Developing a workplace safety plan

Developing a workplace safety plan

Workplace safety cannot be created on a whim; it requires a full, dynamic plan.

A Workplace Safety Plan is a simple written document that outlines how an organisation intends to manage safety in the workplace. All involved must have access to it and should understand and comply with the requirements included in the plan.

It must be a dynamic document that is continually updated as new information becomes available.

Issues to be covered include:

1. Electrical safety

All electrical equipment to be used in the workplace should be regularly and properly maintained – and should be appropriate for its intended use.

2. Use of equipment

Everyone must be trained to use electrical and mechanical equipment safely and with the appropriate protective guards in place. This should be regularly monitored.

3. Materials handling

Proper training should be given in
the correct way to lift and stack materials and equipment, whether
this is done manually or mechanically. This also applies to the use of vehicles such as forklift trucks and lifting equipment.

4. Control of hazardous substances

Some substances are explosive or flammable – and some chemicals can cause asthma, dermatitis, or worse. Care must be taken to ensure that these substances are moved, stored and used safely.

5. Fire plan

Adequate fire prevention methods should be in place and regular fire drills should be held to ensure that evacuation procedures are clear.

6. Emergency plan

This will include the fire plan as in (5) above and other issues like disaster planning, etc. when applicable.

7. Personal protective clothing and equipment

This could include waterproof clothing or footwear as well as clothing or equipment for the protection of the head, eyes, face, lungs, ears, body, arms, hands, legs and feet.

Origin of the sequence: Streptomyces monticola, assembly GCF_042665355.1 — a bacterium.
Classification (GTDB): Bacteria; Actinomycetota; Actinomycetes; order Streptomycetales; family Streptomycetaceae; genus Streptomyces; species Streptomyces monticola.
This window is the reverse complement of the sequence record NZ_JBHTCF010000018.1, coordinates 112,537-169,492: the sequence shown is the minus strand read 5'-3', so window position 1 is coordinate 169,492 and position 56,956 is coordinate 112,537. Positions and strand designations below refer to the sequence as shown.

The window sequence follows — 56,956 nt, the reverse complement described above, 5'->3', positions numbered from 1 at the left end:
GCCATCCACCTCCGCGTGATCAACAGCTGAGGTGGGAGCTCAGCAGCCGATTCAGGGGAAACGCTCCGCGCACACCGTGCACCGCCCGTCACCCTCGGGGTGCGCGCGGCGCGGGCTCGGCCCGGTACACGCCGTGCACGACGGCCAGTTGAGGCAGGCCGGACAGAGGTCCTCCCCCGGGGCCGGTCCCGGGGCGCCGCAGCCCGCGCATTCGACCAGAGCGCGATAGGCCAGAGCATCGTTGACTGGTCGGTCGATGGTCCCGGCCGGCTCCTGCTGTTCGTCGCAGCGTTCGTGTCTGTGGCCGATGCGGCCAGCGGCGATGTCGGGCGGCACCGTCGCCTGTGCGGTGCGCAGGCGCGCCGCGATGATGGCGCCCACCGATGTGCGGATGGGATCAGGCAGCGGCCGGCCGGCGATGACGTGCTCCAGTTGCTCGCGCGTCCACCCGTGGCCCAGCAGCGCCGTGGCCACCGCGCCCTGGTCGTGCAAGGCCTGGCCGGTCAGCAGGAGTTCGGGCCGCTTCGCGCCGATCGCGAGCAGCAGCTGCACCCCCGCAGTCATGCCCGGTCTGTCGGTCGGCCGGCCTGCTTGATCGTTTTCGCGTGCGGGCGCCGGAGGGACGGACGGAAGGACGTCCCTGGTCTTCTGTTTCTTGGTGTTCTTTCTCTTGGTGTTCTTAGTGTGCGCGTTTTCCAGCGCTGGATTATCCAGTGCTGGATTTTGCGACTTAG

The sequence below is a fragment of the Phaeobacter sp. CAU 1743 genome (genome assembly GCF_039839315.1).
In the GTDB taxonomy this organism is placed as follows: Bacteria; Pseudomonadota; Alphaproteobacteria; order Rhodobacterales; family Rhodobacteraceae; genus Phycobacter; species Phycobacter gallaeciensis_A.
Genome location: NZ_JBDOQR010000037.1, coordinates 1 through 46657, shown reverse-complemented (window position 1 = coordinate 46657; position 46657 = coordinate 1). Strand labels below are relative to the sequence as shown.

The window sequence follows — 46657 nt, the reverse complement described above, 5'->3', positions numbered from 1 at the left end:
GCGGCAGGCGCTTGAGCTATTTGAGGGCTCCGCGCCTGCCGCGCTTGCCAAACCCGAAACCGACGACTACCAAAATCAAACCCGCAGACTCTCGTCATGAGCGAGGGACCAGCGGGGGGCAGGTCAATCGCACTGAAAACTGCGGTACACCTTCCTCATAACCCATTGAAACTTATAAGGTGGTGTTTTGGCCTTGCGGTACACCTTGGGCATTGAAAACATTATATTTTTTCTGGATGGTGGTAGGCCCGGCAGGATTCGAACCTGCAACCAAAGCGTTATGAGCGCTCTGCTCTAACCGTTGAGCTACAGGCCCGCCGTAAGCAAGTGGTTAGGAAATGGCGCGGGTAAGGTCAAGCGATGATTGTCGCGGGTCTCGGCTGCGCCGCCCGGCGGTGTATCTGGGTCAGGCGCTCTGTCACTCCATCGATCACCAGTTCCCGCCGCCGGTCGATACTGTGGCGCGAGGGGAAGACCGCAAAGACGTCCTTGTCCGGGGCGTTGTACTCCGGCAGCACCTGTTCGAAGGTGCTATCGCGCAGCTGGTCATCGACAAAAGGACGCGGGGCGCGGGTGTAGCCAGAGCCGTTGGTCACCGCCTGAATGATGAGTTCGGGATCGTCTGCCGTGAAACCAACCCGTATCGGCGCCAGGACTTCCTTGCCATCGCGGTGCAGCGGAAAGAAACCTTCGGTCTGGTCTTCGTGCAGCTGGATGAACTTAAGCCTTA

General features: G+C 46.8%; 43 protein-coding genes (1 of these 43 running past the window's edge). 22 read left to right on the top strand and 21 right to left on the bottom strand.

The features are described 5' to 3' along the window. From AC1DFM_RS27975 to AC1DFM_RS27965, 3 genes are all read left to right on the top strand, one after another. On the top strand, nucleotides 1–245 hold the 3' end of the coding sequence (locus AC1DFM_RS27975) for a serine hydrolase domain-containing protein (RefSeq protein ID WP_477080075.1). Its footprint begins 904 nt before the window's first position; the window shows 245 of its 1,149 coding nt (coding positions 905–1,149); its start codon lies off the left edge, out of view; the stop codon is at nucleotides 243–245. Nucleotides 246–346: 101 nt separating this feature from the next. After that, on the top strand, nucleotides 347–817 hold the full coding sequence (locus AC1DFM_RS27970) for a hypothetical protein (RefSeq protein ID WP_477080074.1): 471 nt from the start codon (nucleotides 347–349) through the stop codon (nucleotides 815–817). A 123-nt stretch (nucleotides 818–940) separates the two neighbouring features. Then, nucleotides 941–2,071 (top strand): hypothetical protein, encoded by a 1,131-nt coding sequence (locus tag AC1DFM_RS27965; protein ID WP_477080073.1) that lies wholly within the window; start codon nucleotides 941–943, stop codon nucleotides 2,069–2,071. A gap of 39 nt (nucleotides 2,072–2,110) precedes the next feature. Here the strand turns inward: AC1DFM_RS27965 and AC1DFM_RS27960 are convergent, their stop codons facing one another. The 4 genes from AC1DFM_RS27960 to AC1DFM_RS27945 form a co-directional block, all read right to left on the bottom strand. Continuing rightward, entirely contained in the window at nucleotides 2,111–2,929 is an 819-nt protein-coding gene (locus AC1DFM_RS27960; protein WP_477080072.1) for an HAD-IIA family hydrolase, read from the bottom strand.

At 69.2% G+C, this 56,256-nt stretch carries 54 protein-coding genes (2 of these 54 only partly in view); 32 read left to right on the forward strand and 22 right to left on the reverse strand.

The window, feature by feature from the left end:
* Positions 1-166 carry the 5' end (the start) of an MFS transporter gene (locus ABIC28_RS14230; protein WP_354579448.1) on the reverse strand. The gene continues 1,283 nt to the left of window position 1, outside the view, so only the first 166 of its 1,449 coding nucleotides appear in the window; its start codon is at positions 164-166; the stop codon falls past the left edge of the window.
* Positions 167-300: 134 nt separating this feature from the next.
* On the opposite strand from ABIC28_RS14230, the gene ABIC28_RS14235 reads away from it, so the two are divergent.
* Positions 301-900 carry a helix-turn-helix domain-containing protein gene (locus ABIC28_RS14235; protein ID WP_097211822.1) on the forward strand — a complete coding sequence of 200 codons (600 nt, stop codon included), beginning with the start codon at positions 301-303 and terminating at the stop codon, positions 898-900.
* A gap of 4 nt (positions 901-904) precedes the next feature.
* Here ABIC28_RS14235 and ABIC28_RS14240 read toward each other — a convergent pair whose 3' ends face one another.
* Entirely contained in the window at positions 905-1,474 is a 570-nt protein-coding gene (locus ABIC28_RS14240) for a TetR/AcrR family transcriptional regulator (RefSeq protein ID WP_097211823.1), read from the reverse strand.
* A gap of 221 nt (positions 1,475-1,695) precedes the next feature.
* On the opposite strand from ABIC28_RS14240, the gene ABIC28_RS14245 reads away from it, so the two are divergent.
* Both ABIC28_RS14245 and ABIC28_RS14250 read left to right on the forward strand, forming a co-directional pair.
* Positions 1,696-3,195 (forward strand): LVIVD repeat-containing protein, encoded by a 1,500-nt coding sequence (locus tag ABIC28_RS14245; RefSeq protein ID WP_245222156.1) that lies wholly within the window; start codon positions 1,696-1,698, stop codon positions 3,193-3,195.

8. Structural safety

Attention should be paid to support columns, foundations, spalding of concrete elements, condition of staircases and any aspect that may threaten the stability of a building or similar structure.

9. First aid

There should be adequate first-aid facilities in place for every shift. Everyone should be informed where the first-aid kit is and of any appointed “first-aiders”.

10. Ergonomics

Employees’ workstations should be assessed to make sure they are using them correctly. Incorrect use or positioning of equipment can result in injuries such as carpal tunnel syndrome and eye and back problems.

11. Stress

There is a legal limit on working hours, rest periods, and breaks that must be adhered to.

12. Environmental and personal monitoring

Medical surveillance such as lung function tests and audiometric testing should be undertaken where workers are exposed to pollution and noise.

13. Other considerations

Attention should be paid to temperature, ventilation and noise levels. Lighting should be adequate for the job being done. Dust and fumes should be kept under control – and there must be hygienic, sanitary, washing and rest facilities.

Information extracted from the Safety Handbook, published by the Safety First Association.

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